Am I What You’re Looking For?

Since its inception, The Arts Council of Winston-Salem and Forsyth County has celebrated more than 65 years of milestones. Throughout the decades, we have provided proactive leadership, sparked cultural growth, and granted financial support to create a flourishing cultural environment. In recent years, we have embraced that our mission has broadened from serving the arts to serving the greater community through the arts. To that end, one of our primary objectives is promoting diversity and inclusion through our work and that of our partners.

10 Steps to Build a Localized Movement for the Arts

Allow me to set the scene: while attending the 2016 Americans for the Arts Annual Convention in Boston, I received a text from a friend in my hometown stating that in a late-night meeting the day prior, the local Board of Education unexpectedly introduced and approved an unreasonably high new fee for all students wishing to participate in extracurricular drama programs. Today, after eight months of coordinating an aggressive advocacy campaign that succeeded in eliminating that same fee with the near-unanimous support of the same board members who introduced it, I aim to identify and share the 10 crucial steps and considerations that made this victory for the arts in Harford County, Maryland possible.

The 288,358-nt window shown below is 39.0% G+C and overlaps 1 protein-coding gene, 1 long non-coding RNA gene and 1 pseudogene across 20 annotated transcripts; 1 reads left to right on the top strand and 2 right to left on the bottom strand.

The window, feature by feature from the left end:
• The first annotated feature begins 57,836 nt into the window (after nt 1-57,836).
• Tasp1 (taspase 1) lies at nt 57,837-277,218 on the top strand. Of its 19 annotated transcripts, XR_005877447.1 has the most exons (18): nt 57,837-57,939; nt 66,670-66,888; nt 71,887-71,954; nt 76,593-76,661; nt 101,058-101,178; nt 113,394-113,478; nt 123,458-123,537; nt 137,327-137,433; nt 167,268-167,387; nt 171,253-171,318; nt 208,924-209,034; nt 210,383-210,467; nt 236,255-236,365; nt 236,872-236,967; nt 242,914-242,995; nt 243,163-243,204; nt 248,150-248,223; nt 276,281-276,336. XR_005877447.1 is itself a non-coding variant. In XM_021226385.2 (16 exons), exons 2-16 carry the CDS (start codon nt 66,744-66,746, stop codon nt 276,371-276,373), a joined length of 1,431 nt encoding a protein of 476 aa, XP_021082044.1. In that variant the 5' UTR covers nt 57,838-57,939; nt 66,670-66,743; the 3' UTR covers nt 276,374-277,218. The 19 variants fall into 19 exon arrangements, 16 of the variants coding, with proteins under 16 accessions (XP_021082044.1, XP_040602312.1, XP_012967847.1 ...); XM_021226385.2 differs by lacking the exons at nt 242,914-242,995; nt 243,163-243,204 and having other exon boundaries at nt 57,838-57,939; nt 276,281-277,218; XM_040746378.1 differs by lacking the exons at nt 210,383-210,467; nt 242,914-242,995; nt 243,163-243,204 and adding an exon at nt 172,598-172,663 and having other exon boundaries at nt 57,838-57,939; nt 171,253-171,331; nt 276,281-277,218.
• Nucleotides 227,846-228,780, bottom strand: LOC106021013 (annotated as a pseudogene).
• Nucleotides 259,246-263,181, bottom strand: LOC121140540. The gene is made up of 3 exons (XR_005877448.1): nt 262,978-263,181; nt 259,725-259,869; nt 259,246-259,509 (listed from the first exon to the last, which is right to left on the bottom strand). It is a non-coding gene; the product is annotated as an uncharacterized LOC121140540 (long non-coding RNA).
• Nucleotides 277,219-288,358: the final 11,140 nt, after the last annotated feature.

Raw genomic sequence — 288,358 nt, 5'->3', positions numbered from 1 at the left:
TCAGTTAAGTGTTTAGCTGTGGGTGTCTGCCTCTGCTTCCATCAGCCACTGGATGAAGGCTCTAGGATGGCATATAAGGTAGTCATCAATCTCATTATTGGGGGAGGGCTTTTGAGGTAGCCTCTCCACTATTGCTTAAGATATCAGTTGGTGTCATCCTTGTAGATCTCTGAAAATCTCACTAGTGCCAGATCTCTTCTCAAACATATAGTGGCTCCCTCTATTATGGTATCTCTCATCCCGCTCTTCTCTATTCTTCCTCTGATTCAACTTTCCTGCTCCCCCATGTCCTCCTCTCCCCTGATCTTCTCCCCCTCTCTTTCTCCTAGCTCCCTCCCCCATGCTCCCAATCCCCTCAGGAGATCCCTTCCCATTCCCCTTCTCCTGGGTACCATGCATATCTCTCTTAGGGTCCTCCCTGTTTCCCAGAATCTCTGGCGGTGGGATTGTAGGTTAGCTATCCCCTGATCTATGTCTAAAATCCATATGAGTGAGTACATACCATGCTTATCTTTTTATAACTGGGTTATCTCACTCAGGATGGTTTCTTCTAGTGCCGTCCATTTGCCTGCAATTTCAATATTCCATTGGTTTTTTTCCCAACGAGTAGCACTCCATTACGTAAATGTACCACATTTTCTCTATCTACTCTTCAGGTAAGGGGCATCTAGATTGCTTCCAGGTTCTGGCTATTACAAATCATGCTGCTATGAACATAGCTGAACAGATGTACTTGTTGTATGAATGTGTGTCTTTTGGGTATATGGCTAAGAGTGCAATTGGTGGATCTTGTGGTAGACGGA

A Win-Win Culture: How Inclusivity Drives Innovation in the Business World

In light of recent events, corporate America has an opportunity to embrace the inclusivity that their customers crave. However, companies need to be thinking and acting on diversity and inclusion all of the time, not only because of customer values, but because it makes good business sense.

The heart of your personal brand as an artist? Specificity.

Artists, we know you work hard, but are not always the most extroverted or business-savvy people. Yet you are expected to do it all.

Invigorate Your Practice and Advocate Through Exhibitions

How do we speak to people who have never taken part in art education? If someone has not experienced the arts personally or effectively, words may not be able to explain their value. In order to speak constructively with opponents, we must provide an environment that cultivates the sharing of ideas. It just so happens that art exhibitions are the perfect venue for advocacy discussions. Art communicates in unique and non-literal ways, which facilitates an openness that allows people to form their own conclusions. Exhibitions provide opportunities to talk about curricular impacts through the work on display. Audiences can connect artwork with student educational experiences in direct and empathetic ways. And most importantly, exhibitions easily unite advocacy for art programs with advocacy for the most powerful evidence we have: the students themselves.